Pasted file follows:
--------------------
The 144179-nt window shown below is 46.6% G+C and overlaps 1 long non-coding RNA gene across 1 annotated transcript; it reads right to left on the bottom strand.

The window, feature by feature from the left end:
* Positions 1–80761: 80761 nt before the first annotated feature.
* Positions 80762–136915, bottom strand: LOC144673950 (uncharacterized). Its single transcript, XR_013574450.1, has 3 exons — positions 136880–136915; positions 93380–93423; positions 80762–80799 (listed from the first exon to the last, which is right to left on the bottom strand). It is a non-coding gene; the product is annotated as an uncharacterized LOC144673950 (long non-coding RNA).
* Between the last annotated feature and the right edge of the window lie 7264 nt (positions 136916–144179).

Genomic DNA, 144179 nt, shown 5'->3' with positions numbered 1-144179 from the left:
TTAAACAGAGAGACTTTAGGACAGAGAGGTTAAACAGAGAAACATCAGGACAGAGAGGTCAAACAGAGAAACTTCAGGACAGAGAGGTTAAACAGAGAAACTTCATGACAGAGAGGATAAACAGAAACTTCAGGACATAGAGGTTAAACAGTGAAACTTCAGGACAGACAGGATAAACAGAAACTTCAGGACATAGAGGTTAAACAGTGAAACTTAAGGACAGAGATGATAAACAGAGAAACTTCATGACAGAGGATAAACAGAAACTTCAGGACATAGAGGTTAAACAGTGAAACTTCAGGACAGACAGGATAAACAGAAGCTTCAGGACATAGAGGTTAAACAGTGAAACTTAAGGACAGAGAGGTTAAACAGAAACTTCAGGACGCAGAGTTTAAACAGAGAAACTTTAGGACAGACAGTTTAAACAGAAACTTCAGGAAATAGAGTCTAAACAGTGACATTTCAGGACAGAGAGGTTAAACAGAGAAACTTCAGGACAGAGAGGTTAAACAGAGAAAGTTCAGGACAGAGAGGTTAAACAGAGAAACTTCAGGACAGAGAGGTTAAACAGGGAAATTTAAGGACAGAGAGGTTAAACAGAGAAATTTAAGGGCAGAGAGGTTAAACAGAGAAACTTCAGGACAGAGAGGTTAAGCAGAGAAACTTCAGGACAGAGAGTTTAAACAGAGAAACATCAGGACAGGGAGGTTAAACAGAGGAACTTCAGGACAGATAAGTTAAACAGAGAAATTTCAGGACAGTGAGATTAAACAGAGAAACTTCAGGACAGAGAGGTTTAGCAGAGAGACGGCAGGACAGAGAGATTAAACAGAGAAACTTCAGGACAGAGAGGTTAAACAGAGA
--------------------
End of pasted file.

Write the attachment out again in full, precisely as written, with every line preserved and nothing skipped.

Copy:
The 144179-nt window shown below is 46.6% G+C and overlaps 1 long non-coding RNA gene across 1 annotated transcript; it reads right to left on the bottom strand.

The window, feature by feature from the left end:
* Positions 1–80761: 80761 nt before the first annotated feature.
* Positions 80762–136915, bottom strand: LOC144673950 (uncharacterized). Its single transcript, XR_013574450.1, has 3 exons — positions 136880–136915; positions 93380–93423; positions 80762–80799 (listed from the first exon to the last, which is right to left on the bottom strand). It is a non-coding gene; the product is annotated as an uncharacterized LOC144673950 (long non-coding RNA).
* Between the last annotated feature and the right edge of the window lie 7264 nt (positions 136916–144179).

Genomic DNA, 144179 nt, shown 5'->3' with positions numbered 1-144179 from the left:
TTAAACAGAGAGACTTTAGGACAGAGAGGTTAAACAGAGAAACATCAGGACAGAGAGGTCAAACAGAGAAACTTCAGGACAGAGAGGTTAAACAGAGAAACTTCATGACAGAGAGGATAAACAGAAACTTCAGGACATAGAGGTTAAACAGTGAAACTTCAGGACAGACAGGATAAACAGAAACTTCAGGACATAGAGGTTAAACAGTGAAACTTAAGGACAGAGATGATAAACAGAGAAACTTCATGACAGAGGATAAACAGAAACTTCAGGACATAGAGGTTAAACAGTGAAACTTCAGGACAGACAGGATAAACAGAAGCTTCAGGACATAGAGGTTAAACAGTGAAACTTAAGGACAGAGAGGTTAAACAGAAACTTCAGGACGCAGAGTTTAAACAGAGAAACTTTAGGACAGACAGTTTAAACAGAAACTTCAGGAAATAGAGTCTAAACAGTGACATTTCAGGACAGAGAGGTTAAACAGAGAAACTTCAGGACAGAGAGGTTAAACAGAGAAAGTTCAGGACAGAGAGGTTAAACAGAGAAACTTCAGGACAGAGAGGTTAAACAGGGAAATTTAAGGACAGAGAGGTTAAACAGAGAAATTTAAGGGCAGAGAGGTTAAACAGAGAAACTTCAGGACAGAGAGGTTAAGCAGAGAAACTTCAGGACAGAGAGTTTAAACAGAGAAACATCAGGACAGGGAGGTTAAACAGAGGAACTTCAGGACAGATAAGTTAAACAGAGAAATTTCAGGACAGTGAGATTAAACAGAGAAACTTCAGGACAGAGAGGTTTAGCAGAGAGACGGCAGGACAGAGAGATTAAACAGAGAAACTTCAGGACAGAGAGGTTAAACAGAGA